Ok, here we go, Wimbledon is on, I have a beer in hand, and I'm the only person with emotion. But on this day, I could care less that they are pointing at me, talking about me, asking me why I like tennis, and asking why I'm acting, well, like an American who loves tennis. I was in my glory and that's all that mattered--that--and Mr. Roger winning!

When Roger finally won and fell to the ground, tears welted in my own eyes, like he was my own son, (not like I have a son), who won this event. A great career winding down, his grace is like no other in sport, it's compelling moments like these that put me in tennis heaven. When the glory was over though, I looked around the Bar, looked outside to realize I was in the Peace Corps and it was pitch black, the kombies were long gone, and I wondered where on earth I was gonna sleep tonight since my family was not home....but all that really didn't matter, my man won, history was made, and for one Peace Corps night, it was great to be normal again.

A President in Botswana

Ok, It's not a great photo, but I assure you that George and Laura came to Botswana this past week to deliver messages about cervical cancer.  Fifteen Volunteers, who were either ex-military, from Texas, or 3rd and 4th year Volunteers, were chosen to come and meet the couple.  From all accounts, they were extremely jovial and talkative to all who attended.  Even though I am hardly a fan of George, it would have been cool to have been there.  Having talked to several of the Vol's who went, it was quite
an experience whether you supported Mr. President or not.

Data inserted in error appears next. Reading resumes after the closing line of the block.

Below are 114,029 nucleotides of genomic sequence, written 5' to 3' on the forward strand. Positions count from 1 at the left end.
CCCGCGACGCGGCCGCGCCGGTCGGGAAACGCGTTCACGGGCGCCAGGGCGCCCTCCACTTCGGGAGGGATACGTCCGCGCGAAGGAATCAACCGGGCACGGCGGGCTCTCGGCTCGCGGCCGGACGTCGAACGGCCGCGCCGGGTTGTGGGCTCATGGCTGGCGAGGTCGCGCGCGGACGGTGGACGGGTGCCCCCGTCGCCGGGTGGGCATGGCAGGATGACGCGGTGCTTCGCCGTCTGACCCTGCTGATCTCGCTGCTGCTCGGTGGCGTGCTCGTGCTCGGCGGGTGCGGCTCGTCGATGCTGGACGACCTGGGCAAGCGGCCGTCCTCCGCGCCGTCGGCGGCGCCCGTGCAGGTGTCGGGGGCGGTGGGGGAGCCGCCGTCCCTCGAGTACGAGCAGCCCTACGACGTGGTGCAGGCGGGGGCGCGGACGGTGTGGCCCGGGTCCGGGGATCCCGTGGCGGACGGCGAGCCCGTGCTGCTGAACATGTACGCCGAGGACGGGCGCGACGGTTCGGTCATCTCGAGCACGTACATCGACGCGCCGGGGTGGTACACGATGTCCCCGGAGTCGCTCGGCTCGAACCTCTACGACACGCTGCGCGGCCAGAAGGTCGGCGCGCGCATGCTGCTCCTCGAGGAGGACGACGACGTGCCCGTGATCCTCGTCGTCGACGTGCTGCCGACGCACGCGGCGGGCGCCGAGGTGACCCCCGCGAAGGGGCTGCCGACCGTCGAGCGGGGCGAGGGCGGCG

Tuesday, July 3, 2012

Precious Moments Come in Three's

Peace Corps service is about cultural exchange, capacity building, building relationships, taking bucket baths, and having a great time. This service is not about getting accolades---but every once in awhile it's ever so nice to get a pat on the back, or to have a special interaction, especially when it's unsolicited and sincere. This past week, the interactions came in chunks of three, and they were the sweetest gifts I could've ever received.

First, one of my teen club members, Eric, came up to me during an afternoon break, put his arm around me, and started telling me that he's never met anyone like me before---that he thought, most of all, how encouraging I am to everyone, generous, funny, and telling me he'll never forget me. Eric went on for awhile before I stopped him and gave him a big kiss on the cheek---saying to him—Now you go and Pay it Forward! Oh, and Eric---I'll never forget you either!

Second, getting a photo here is huge, I mean huge! Most don't even have a baby picture of themselves. So I've been giving photos, 1x per month during our Friday assembly, as rewards to those that either have done something special, or to someone I just want to encourage. Last week I gave a photo to my friend and neighbor Stanley, who came running home after school, saying it was the best day of his life because all the girls thought the picture was so handsome. But a few days later, Stanley came over, with his now only photo of himself, and 3 photos of his dad who passed away when Stanley was 12 years old. Stanley wanted to show me the resemblance between he and his dad, and said “Tshepo, now I know who I am because of this photo.” Ok, is it time to cry yet? Stanley went on to tell me about his dad, and how he never spoke to anyone about him before, leaving him feeling alone and sick for months after the death. Communication in families is not the thing here---but on this day, Stanley poured his big heart out because of one little photograph. To sit with him was the real gift, and yes, Stanley---you are quite the handsome one!